Pelican ‘What We All Come To Need’ CD/LP 2009
In some ways I’m pretty fortunate in that I’ve been living under a rock for several years and have never heard a note of Pelican’s previous work so can come to this new offering with fresh ears. I am, for want of a better expression, a Pelican virgin…the band that is not the birds…actually yes the birds as well as I’ve never indulged in their feathery love. I digress…I come to this album with no preconceptions or comparisons to previous work.
I have to admit the words “instrumental post rock” don’t usually fill me with a lot of confidence as I tend to expect overlong songs that sacrifice hooks and melodies in favour of dynamics. Songs do need dynamics true but for me there has to be a hook, something to hit that certain button that will make a song memorable. That’s not to say that instrumental music can’t have hooks but the addition of vocals tends to provide this in most cases. So with this in mind I was somewhat hesitant to press play on this little beast.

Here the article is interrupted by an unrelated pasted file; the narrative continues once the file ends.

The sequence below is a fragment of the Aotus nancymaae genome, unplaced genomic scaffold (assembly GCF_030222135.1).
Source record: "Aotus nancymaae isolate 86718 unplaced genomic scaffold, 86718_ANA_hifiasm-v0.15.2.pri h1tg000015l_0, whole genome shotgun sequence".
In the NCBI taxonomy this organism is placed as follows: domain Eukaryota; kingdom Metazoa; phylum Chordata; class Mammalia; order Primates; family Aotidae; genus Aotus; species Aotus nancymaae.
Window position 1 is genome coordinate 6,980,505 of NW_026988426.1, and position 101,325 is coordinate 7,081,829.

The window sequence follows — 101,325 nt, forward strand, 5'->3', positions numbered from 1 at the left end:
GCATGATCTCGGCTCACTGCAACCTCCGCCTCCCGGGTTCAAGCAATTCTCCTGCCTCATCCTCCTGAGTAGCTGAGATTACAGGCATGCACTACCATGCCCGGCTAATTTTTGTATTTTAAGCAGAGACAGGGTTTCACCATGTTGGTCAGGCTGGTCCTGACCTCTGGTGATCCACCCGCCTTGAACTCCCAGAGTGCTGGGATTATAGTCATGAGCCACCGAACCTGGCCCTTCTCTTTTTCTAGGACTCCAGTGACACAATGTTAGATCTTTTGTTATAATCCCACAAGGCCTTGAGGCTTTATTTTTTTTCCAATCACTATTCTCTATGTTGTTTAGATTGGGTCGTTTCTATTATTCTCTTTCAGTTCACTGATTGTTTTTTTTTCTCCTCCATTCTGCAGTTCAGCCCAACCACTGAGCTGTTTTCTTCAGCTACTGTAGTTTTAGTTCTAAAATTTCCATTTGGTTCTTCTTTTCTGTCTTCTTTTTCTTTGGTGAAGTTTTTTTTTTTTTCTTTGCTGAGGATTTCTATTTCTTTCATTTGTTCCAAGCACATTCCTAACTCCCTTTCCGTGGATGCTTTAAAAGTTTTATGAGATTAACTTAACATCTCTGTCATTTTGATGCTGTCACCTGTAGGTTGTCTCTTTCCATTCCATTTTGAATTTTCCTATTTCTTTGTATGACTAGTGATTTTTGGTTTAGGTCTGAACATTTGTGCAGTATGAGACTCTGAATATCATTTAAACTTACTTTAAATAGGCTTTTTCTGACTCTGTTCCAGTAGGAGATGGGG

My initial preconceptions were immediately pushed aside. This is a far heavier piece of work than I was first expecting. Yes it’s post rock I suppose but it has a hairy metal heart and an undeniable groove. The riffs do roll with an almost doom like intensity underpinned with some lush textures all aided and abetted by a lovely thick production. It’s a pleasant listen throughout, not outstanding or emotionally gripping but a nice album to have on. It’s not until the last track “Final Breath” that the limitations of this album and possibly the genre as a whole become apparent. This is the only track to feature vocals, and I understand the first time Pelican have done so, and it only serves to underline the, often faceless nature of the rest of the album. This is the stand out track for the very reason that the stark melodic vocals add an extra dimension that is so obviously lacking elsewhere. Up to this point the album is ok but when the vocals do come forward it highlights the shortcomings of the previous tracks and makes it perfectly obvious what is lacking in general. Subsequent listens don’t quite stand up as you find yourself waiting for “the song with the singing”. It is very much the case that it is hard to pick out any high points elsewhere on the album as nothing stands out, each track does sound pretty much interchangeable with the next with the overall dynamic range remaining particularly narrow.
There is undoubtedly a market for this kind of thing and it certainly does provide the soundtrack for a certain mood …and this is certainly a decent album in its own right but could I listen to 2 albums in this style back to back? Hell no!!!
Label: Southern Lord
Scribed by: Ollie Stygall